Dr. Andrew Free

Senior Lecturer, Programme Director (M.Sc. Biotechnology)



Senior Lecturer, 2016

Lecturer in Cell and Molecular Biology, 2012

Darwin Trust Research Fellow, 2007-2009

Wellcome Trust Research Career Development Fellow, 2002-2005

Wellcome Trust Advanced Training Fellow, University of Edinburgh, 1998-2001

Wellcome Trust Prize Research Fellow, Trinity College Dublin, Ireland, 1995-1997


B.A. Natural Sciences, University of Cambridge, 1991

Ph.D. Molecular Microbiology, Trinity College Dublin, Ireland, 1995

M.Sc. Environmental Sustainability, University of Edinburgh, 2006

Responsibilities & affiliations

Programme Director, M.Sc. Biotechnology

Research summary

Pure and applied microbial ecology; host-associated and environmental microbiota; anaerobic digestion; anti-microbial resistance; bioremediation

Current research interests

Microorganisms constitute the vast majority of the diversity of life on planet Earth, and perform crucial functions ranging from carbon fixation, biogeochemical cycling and degradation of toxic waste to the maintenance of healthy function in the mammalian gut. We are interested in the basic ecological processes which determine the diversity, functionality and variability in natural microbial communities and in model laboratory systems, and in applying this basic knowledge to improving the performance of microbial devices such as anaerobic digestors [Vicky Hu with the UK Biochar Research Centre (Dr. Ondrej Mašek) and Carbogenics Ltd.] as well as in the mammalian intestine. We study such communities using modern genomic, metataxonomic and metagenomic techniques based on next-generation DNA sequencing, proteomics, fingerprinting techniques and subsequent pure-culture isolation, as well as modelling microbial communities in collaboration with Dr. Rosalind Allen (School of Physics & Astronomy). Being able to engineer microbial communities for improved function will depend on the isolation and characterisation of novel microbial species and the partners they interact with in their natural environments. To this end, we are developing a project to isolate novel methanogenic Archaea with both neutralphilic and acidophilic lifestyles from freshwater sediments (Michael McDonald in collaboration with Dr. James Chong [University of York]). The eventual goal of this work is to enhance the productivity of anaerobic digestor systems using synthetic ecology. Microorganisms are an integral part of the bodies of mammalian hosts, in particular the gastrointestinal tract, where they contribute to metabolic function, immune system development and resistance to pathogens. We have three current projects which investigate these phenomena. Our work on the interaction between the microbiota and nematode parasites in sheep is conducted in conjunction with Dr. Craig Watkins at the Moredun Research Institute, and involves collaboration with veterinary practices, farmers and the James Hutton Institute. We also characterise the microbiota of the unmanaged and well-studied population of Soay sheep on St. Kilda, in collaboration with Prof. Dan Nussey, Dr. Luke McNally and the St. Kilda Soay Sheep Project. Amy Irvine, in collaboration with Dr. Olga Moncayo and NHS Lothian, is investigating the role of the intestinal microbiota in resistance to and recurrence of Clostridium difficile-associated dysbiosis, a major form of hospital-acquired infection. In a new project, Maggie Knight will investigate the microbial ecology of anti-microbial resistance in the natural environment, during wastewater treatment and in human GI tract microbiota.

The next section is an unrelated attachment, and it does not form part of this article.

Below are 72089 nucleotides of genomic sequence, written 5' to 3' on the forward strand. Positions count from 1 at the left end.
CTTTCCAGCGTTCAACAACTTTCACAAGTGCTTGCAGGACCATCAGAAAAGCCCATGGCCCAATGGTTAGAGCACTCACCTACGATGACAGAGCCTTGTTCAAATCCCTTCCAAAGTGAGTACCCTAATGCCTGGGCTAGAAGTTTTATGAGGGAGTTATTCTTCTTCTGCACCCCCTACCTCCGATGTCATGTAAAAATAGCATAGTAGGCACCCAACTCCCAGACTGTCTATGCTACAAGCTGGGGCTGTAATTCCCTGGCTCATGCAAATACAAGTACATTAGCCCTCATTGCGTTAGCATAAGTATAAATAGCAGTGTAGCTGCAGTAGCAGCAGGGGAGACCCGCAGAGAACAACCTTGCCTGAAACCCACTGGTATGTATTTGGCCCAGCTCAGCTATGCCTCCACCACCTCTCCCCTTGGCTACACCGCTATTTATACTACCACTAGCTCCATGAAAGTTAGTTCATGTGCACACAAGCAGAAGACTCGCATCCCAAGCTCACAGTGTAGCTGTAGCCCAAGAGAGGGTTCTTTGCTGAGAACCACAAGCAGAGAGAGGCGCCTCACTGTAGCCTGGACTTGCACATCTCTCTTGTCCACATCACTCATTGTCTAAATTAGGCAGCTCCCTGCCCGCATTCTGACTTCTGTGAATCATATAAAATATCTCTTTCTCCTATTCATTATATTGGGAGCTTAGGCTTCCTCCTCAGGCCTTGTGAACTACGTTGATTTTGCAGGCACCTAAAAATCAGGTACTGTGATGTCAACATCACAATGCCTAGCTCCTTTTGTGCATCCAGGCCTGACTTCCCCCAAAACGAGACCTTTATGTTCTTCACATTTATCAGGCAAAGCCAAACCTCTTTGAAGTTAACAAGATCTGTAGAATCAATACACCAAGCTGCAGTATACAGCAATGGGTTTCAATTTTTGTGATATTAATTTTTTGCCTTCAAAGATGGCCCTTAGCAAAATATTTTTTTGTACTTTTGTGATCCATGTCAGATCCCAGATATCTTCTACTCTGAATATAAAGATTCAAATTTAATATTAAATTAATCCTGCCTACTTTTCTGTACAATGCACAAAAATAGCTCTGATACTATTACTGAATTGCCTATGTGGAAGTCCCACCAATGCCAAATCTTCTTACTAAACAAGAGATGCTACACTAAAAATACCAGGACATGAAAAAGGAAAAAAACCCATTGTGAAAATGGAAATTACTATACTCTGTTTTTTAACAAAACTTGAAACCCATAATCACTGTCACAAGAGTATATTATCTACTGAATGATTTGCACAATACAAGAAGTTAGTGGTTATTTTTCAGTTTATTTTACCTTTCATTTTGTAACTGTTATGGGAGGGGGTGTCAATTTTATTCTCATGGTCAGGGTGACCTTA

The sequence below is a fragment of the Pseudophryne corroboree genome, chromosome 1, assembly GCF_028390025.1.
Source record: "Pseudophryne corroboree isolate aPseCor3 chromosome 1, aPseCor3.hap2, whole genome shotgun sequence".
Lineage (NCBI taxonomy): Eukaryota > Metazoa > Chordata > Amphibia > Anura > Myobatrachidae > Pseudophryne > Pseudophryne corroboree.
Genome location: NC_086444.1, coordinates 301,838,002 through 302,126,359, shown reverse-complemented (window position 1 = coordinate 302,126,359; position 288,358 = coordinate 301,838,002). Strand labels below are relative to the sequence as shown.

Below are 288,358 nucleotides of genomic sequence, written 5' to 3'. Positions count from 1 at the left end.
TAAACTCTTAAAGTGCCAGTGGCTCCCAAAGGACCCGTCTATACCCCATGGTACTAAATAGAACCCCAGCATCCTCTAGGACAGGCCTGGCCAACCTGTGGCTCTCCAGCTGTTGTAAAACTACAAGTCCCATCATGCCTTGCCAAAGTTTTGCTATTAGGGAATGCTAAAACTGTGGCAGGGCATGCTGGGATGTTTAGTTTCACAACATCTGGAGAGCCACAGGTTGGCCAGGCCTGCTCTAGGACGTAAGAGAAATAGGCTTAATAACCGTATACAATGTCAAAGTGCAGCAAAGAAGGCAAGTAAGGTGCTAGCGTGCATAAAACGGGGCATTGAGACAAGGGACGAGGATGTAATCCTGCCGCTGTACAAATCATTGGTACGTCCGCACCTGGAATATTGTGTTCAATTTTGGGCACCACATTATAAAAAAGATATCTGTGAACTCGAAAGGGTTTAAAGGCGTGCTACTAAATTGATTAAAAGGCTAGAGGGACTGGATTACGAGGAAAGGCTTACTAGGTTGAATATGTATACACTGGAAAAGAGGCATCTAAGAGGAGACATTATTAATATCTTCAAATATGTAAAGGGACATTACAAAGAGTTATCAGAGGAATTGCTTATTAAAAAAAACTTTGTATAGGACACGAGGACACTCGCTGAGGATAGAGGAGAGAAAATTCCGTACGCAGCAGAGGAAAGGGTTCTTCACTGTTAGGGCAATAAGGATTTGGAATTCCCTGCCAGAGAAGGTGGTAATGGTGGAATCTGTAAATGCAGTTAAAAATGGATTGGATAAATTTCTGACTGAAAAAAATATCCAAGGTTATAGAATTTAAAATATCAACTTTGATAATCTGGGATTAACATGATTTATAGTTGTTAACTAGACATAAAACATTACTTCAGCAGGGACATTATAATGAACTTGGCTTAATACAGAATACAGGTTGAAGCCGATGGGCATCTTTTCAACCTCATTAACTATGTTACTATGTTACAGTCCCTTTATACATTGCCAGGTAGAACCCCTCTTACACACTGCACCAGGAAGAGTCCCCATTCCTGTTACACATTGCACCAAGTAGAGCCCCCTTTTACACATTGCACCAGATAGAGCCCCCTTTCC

Past research interests

Previous projects I have been involved in have studied secondary microbial communities in cyanobacterial photobioreactors (with Scottish Bioenergy), the microbial endobionts of planktonic foraminifera (in collaboration with Dr. Clare Bird), and themicrobial ecology of microbial fuel cells. My early work funded by the Wellcome Trust focussed on the role of abundant chromosomal proteins in gene regulation, in particular the H-NS protein of Escherichia coli and the MeCP2 protein in mammalian cells.